Suppose a defendant is being held on two charges, Charge A from County A and Charge B from County B. He was arrested for both at the same time and has been held on both for the same number of days. For whatever reason, Charge A is handled first (perhaps because County A has managed to resume pandemic court operations more quickly than County B), and let’s say it results in a sentence to time served. If Charge B ultimately results in a conviction, can the defendant receive jail credit for the days of pretrial confinement that were already applied to Charge A?
I think so, if the second judge doesn’t affirmatively order Sentence B to run at the expiration of Sentence A.
G.S. 15-196.2 is the statute that governs how to apply jail credit when a person has accrued creditable time on more than one pending charge. If the charges result in consecutive sentences, those sentences should be treated as one long sentence and the credit shared between them should be applied only once. When the sentences are allowed to run concurrently, the shared credit gets applied to each of them.
Going back to the original prompt, what happens when the convictions are not sentenced at the same time, and the first one is finished before the second even has a chance to begin? Should they be considered “consecutive” sentences at that point because they missed any opportunity to overlap? And if so, is the court sentencing the second conviction barred from applying any of the shared credit that was already applied to the first conviction?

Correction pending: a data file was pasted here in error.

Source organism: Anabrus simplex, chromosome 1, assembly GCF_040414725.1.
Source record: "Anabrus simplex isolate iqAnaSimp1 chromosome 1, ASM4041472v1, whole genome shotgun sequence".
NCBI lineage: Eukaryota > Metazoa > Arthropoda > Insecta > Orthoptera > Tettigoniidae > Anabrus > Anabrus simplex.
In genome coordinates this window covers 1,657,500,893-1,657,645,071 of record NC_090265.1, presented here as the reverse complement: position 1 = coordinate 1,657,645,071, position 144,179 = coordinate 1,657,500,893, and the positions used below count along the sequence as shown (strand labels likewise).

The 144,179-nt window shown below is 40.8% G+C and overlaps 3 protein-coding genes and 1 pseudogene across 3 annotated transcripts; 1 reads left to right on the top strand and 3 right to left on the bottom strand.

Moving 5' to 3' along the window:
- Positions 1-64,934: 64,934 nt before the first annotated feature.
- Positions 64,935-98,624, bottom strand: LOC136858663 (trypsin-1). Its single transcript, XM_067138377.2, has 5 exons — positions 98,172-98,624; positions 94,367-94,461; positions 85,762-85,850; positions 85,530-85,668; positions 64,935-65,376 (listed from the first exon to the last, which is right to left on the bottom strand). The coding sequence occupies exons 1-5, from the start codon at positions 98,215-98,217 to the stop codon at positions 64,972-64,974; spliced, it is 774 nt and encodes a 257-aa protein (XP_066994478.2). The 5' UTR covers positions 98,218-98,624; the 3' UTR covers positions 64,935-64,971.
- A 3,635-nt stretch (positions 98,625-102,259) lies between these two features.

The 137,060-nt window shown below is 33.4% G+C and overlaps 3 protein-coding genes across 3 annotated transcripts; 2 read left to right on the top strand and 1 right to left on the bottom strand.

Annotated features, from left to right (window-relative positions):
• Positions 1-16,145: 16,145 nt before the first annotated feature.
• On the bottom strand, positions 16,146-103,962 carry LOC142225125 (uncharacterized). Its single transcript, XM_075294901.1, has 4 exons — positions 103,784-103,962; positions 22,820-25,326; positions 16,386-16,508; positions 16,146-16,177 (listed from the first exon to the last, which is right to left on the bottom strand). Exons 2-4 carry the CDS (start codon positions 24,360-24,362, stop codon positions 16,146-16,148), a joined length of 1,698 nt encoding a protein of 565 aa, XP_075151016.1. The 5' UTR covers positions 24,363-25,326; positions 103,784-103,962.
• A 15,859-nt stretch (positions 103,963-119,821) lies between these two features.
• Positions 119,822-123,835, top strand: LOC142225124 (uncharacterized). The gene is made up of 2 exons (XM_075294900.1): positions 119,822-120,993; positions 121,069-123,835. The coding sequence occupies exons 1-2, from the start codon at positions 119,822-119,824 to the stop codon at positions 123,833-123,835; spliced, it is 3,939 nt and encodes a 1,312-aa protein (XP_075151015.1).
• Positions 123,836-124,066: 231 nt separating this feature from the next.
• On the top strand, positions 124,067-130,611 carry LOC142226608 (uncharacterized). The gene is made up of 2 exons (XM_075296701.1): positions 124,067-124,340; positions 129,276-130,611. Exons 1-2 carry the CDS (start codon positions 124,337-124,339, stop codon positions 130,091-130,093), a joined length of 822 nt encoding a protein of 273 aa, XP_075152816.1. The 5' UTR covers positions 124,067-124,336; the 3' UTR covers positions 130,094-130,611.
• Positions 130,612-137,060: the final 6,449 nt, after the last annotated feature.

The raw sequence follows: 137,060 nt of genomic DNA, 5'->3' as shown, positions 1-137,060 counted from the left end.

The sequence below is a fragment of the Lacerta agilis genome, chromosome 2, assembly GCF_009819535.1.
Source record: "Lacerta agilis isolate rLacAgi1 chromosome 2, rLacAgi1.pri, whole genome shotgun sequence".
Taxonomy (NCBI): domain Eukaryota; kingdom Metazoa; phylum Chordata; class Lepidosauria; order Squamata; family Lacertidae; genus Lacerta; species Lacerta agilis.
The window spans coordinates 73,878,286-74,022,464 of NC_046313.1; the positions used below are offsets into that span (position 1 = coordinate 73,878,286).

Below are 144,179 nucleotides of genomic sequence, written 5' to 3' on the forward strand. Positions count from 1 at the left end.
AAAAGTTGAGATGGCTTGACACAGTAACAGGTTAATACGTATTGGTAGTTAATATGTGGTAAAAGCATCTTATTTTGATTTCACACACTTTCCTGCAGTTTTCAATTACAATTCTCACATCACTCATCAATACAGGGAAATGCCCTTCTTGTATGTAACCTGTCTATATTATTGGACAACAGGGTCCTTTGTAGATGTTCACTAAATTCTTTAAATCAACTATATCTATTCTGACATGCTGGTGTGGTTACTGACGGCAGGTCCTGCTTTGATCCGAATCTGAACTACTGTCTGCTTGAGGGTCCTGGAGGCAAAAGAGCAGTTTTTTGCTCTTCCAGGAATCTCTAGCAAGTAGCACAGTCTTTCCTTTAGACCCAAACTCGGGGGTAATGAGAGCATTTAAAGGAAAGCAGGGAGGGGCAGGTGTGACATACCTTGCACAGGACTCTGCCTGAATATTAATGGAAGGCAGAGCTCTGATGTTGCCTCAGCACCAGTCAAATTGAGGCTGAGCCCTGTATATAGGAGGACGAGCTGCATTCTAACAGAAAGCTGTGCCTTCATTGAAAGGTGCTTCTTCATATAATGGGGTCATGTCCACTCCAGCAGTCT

I am not aware of an appellate case that answers the question. My thought is that G.S. 15-196.2 probably should only operate to bar application of the credit to the second case if the second judge affirmatively orders it to run at the expiration of the first. If the judgment is silent, I think the sentences should be treated as concurrent for purposes of applying G.S. 15-196.2, even though they will not actually overlap.
Why? Because the purpose of the “apply-the-credit-only-once” rule for consecutive sentences is to preserve a judge’s ability to impose a truly consecutive sentence. You apply the credit only to the first sentence because technically, the second sentence won’t start until the first one is done. If you also applied the shared pretrial confinement to the second sentence, you’d be allowing the pretrial component of the sentences to be served concurrently.
But if the second judge isn’t making that affirmative choice to run the second sentence at the expiration of the first, it seems to me that the shared pretrial credit should also apply to the second sentence—even if it isn’t imposed before the first one ends. Mere functional consecutiveness does not strike me as enough to override the background rule that silence in the second judgment results in a concurrent sentence. See G.S. 15A-1354(a) (“If not specified or not required by statute to run consecutively, sentences shall run concurrently.”). And it doesn’t make sense to me that sentences with an overlap of as little as one day would be concurrent enough to authorize dual crediting, while a gap between them of as little as one day would oblige the court to treat them as fully consecutive—including their shared pretrial component.
Some might say, never mind the details of G.S. 15-196.2, credit should not be applied to Sentence B simply because it has already been applied to and cashed out against Sentence A. For reasons I initially discussed here, and especially after the statutory amendments from 2015 discussed here, I disagree with any notion that shared credit should not be applied to a later-imposed sentence because it was “used up” when it was applied to the first sentence. Whether the shared credit applies to one or both sentences depends on whether a judge runs them consecutively or concurrently, not on which one happens to be entered first.